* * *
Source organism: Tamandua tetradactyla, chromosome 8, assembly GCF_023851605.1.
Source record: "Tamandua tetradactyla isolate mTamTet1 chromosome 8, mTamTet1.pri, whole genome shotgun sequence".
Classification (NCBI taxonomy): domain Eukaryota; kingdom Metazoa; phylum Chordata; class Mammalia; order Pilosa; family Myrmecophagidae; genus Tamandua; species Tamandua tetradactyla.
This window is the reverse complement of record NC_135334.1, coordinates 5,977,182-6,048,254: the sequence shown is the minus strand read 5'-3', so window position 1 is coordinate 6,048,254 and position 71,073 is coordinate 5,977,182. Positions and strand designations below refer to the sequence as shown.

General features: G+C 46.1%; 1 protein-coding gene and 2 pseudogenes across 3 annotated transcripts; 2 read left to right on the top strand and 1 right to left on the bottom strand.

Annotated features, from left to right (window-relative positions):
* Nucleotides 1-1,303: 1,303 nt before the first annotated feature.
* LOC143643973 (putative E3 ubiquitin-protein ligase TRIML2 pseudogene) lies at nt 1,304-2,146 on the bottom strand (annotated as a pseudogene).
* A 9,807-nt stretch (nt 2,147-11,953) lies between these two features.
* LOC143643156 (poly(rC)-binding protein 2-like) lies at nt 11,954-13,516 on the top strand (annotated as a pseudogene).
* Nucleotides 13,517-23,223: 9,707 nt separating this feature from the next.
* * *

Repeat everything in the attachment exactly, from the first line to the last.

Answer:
Source organism: Tamandua tetradactyla, chromosome 8, assembly GCF_023851605.1.
Source record: "Tamandua tetradactyla isolate mTamTet1 chromosome 8, mTamTet1.pri, whole genome shotgun sequence".
Classification (NCBI taxonomy): domain Eukaryota; kingdom Metazoa; phylum Chordata; class Mammalia; order Pilosa; family Myrmecophagidae; genus Tamandua; species Tamandua tetradactyla.
This window is the reverse complement of record NC_135334.1, coordinates 5,977,182-6,048,254: the sequence shown is the minus strand read 5'-3', so window position 1 is coordinate 6,048,254 and position 71,073 is coordinate 5,977,182. Positions and strand designations below refer to the sequence as shown.

General features: G+C 46.1%; 1 protein-coding gene and 2 pseudogenes across 3 annotated transcripts; 2 read left to right on the top strand and 1 right to left on the bottom strand.

Annotated features, from left to right (window-relative positions):
* Nucleotides 1-1,303: 1,303 nt before the first annotated feature.
* LOC143643973 (putative E3 ubiquitin-protein ligase TRIML2 pseudogene) lies at nt 1,304-2,146 on the bottom strand (annotated as a pseudogene).
* A 9,807-nt stretch (nt 2,147-11,953) lies between these two features.
* LOC143643156 (poly(rC)-binding protein 2-like) lies at nt 11,954-13,516 on the top strand (annotated as a pseudogene).
* Nucleotides 13,517-23,223: 9,707 nt separating this feature from the next.